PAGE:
About the Instructor: Steffani Simbric has more than a decade of experience working with victims of crime, having served for seven years as coordinator of the Story County Sexual Assault Response Team and, before that, at an agency whose primary mission was to assist victims of domestic violence, sexual assault, and homelessness. Steffani graduated from Iowa State with a Master’s in Public Administration and holds an undergraduate degree in social work from Northern Iowa. Jerry D. Stewart is director of public safety and chief of police at Iowa State. Before his appointment in 2001, he served as associate director of that agency and with the Cedar Falls Police Department. He has many years’ experience as a team leader for two acclaimed programs on accreditation assessment in law enforcement. Jerry holds a B.S. in secondary education from Dickinson State and an M.S. in criminal justice from the University of Alabama. His articles on exemplary law enforcement initiatives have been published nationally. A 1992 graduate of the FBI National Academy, Jerry remains active in local, state and national professional organizations.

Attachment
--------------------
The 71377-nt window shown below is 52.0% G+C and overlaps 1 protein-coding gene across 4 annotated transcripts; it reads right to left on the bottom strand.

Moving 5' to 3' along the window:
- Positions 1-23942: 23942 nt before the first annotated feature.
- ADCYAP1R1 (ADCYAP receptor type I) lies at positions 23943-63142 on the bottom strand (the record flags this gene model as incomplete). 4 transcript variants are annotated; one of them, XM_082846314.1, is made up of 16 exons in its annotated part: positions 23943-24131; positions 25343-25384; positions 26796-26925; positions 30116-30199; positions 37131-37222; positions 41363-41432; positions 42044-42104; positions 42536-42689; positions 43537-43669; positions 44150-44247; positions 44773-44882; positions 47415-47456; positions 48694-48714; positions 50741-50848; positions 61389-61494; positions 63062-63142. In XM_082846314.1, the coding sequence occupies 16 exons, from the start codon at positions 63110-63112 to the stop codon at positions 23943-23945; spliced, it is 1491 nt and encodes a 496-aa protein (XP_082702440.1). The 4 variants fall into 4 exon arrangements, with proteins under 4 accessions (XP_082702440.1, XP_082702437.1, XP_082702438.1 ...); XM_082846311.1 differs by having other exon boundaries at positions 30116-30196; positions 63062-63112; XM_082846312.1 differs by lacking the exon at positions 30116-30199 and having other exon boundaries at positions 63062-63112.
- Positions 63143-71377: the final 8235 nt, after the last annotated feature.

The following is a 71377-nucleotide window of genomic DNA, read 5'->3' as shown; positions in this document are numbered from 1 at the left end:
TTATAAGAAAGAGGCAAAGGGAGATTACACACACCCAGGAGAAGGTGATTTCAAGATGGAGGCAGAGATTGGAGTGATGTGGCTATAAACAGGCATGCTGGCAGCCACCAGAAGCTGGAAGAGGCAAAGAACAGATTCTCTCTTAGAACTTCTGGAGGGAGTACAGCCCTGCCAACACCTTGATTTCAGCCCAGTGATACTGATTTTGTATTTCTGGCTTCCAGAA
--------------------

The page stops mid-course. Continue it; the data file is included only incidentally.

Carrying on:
HON 322N, Money Management1st Half, Tuesday, 3:40-5:30 p.m., 1 credit, Enrollment limit: 24, 3164 Gerdin, Ref. No. 4687005.

Description: This course is designed to help you acquire sound money management skills. It will include a series of seminars featuring experts in the field of finance. You will have an opportunity to directly interact with these finance professionals and to learn from their lectures. Our objective is help you learn to effectively manage student loans and credit card debt, create balanced budgets, develop good saving habits, identify profitable investment options, and follow proper risk management strategies. The last 30 minutes of each session are open for discussion and questions.

About the Instructor: Shoba Premkumar, a Senior Lecturer in the College of Business, will coordinate this seminar. Guest speakers include Tom Coates, CEO, Consumer Credit of Des Moines; Chad Olson, Assistant Director, Office of Student Financial Aid, ISU; Rick Reger, agent for American National Insurance Co.; Jake Zehr, Wealth Management Advisor, TIAA-CREF; and Mitch Peterson, Branch Manager, Stifel Nicholas & Co.